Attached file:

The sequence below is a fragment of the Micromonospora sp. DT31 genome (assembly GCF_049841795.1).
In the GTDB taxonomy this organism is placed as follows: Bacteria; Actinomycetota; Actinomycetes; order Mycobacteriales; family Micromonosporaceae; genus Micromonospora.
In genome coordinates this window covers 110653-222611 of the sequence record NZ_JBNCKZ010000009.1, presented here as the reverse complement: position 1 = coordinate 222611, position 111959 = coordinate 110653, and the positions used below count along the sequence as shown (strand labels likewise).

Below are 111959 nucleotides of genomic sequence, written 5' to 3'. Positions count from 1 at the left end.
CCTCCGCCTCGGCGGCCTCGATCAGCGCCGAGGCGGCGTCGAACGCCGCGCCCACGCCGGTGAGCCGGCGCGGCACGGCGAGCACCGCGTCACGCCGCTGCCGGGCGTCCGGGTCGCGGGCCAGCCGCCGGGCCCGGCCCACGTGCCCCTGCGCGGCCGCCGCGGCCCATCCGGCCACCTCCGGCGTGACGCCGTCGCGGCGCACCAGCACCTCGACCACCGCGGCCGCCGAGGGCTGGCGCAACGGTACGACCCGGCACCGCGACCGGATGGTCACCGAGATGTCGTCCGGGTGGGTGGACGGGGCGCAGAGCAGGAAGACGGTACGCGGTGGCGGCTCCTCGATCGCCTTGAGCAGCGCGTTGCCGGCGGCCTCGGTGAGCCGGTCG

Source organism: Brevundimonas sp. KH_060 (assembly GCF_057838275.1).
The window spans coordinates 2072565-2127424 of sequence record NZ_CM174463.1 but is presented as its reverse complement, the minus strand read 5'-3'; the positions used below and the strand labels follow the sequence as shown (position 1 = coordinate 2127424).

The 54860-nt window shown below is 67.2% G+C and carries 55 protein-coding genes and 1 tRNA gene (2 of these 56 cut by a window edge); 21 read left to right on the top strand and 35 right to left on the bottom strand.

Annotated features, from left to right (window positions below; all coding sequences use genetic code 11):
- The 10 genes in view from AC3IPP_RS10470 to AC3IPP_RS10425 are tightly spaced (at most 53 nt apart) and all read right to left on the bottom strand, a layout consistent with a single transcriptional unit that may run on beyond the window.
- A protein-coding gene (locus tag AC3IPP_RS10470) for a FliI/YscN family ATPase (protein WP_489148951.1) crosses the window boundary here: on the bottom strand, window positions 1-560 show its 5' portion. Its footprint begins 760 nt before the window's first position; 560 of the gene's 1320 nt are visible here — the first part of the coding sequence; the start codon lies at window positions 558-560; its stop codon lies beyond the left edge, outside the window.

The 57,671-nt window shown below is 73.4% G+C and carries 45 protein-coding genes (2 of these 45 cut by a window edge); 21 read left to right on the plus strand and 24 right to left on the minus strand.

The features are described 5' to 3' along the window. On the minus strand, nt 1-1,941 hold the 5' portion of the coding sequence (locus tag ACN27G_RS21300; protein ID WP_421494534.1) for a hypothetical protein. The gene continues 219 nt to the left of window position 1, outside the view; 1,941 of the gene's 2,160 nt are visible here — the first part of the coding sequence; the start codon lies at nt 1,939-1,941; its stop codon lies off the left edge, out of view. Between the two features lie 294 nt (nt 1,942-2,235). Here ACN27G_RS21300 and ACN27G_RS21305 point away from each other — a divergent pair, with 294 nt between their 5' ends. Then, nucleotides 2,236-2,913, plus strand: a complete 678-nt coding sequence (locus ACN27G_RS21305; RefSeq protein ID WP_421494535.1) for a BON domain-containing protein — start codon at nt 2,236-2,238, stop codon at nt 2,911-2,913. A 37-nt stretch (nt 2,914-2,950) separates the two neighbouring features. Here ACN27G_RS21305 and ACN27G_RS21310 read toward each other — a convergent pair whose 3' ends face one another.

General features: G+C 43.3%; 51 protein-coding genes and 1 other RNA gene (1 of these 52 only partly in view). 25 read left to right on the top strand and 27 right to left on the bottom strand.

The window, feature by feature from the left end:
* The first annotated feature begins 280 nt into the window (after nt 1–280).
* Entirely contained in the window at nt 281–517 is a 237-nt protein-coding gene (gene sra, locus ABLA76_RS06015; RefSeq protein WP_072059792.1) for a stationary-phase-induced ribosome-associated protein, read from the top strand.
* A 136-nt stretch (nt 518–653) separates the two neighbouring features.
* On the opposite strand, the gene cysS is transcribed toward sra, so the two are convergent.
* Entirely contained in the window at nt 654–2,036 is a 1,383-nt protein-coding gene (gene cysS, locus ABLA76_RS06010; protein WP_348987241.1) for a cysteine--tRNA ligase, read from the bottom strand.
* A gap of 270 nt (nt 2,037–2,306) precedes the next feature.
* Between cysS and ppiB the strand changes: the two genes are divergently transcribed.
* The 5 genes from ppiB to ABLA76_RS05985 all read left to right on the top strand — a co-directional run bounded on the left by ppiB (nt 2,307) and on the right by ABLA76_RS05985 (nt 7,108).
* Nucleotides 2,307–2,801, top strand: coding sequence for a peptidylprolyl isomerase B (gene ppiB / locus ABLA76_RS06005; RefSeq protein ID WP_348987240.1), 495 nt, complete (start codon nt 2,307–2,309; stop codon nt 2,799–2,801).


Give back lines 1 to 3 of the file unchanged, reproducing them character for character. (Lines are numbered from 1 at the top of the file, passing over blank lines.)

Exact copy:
The sequence below is a fragment of the Micromonospora sp. DT31 genome (assembly GCF_049841795.1).
In the GTDB taxonomy this organism is placed as follows: Bacteria; Actinomycetota; Actinomycetes; order Mycobacteriales; family Micromonosporaceae; genus Micromonospora.
In genome coordinates this window covers 110653-222611 of the sequence record NZ_JBNCKZ010000009.1, presented here as the reverse complement: position 1 = coordinate 222611, position 111959 = coordinate 110653, and the positions used below count along the sequence as shown (strand labels likewise).